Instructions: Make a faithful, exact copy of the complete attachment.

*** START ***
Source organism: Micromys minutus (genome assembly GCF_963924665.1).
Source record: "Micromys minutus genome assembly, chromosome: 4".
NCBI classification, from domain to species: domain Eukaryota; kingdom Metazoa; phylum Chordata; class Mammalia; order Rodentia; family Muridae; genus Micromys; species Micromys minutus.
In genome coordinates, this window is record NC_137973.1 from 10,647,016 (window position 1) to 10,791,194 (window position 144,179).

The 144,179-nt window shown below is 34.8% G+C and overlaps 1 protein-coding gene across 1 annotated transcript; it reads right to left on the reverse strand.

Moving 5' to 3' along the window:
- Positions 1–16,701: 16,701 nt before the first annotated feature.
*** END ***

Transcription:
Source organism: Micromys minutus (genome assembly GCF_963924665.1).
Source record: "Micromys minutus genome assembly, chromosome: 4".
NCBI classification, from domain to species: domain Eukaryota; kingdom Metazoa; phylum Chordata; class Mammalia; order Rodentia; family Muridae; genus Micromys; species Micromys minutus.
In genome coordinates, this window is record NC_137973.1 from 10,647,016 (window position 1) to 10,791,194 (window position 144,179).

The 144,179-nt window shown below is 34.8% G+C and overlaps 1 protein-coding gene across 1 annotated transcript; it reads right to left on the reverse strand.

Moving 5' to 3' along the window:
- Positions 1–16,701: 16,701 nt before the first annotated feature.